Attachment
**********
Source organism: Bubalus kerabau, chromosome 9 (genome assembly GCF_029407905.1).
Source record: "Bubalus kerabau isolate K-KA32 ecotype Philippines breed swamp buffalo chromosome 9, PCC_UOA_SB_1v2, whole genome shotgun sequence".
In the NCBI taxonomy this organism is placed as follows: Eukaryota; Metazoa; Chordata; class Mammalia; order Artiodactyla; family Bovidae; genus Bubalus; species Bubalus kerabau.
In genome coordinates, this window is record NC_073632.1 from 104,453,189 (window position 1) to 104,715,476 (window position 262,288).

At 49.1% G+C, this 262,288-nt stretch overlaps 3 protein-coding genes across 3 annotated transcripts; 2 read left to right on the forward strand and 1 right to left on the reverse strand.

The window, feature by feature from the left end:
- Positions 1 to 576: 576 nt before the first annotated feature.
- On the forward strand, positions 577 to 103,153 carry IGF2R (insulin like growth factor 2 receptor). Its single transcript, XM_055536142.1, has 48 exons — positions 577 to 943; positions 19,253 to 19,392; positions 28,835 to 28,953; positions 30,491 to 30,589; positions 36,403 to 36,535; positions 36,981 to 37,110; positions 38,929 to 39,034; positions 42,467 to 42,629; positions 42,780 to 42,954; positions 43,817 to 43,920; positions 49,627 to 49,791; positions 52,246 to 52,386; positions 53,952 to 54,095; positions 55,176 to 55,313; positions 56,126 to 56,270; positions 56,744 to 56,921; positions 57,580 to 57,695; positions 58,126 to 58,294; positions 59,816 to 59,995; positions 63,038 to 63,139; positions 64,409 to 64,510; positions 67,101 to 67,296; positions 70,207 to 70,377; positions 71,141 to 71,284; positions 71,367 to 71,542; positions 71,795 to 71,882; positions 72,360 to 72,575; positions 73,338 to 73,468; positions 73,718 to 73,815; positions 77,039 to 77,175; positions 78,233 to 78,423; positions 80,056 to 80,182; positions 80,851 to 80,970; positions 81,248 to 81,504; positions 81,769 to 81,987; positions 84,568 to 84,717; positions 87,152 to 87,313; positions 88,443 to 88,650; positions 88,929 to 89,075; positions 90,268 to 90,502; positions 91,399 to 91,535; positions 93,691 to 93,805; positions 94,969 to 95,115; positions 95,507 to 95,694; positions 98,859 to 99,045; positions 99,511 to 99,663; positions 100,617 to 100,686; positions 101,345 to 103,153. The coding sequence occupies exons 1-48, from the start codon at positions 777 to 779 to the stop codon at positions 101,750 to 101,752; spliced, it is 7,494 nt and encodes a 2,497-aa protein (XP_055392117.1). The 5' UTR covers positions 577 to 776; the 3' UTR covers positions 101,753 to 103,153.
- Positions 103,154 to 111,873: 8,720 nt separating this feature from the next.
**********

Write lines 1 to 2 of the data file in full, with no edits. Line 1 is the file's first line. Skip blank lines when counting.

Source organism: Bubalus kerabau, chromosome 9 (genome assembly GCF_029407905.1).
Source record: "Bubalus kerabau isolate K-KA32 ecotype Philippines breed swamp buffalo chromosome 9, PCC_UOA_SB_1v2, whole genome shotgun sequence".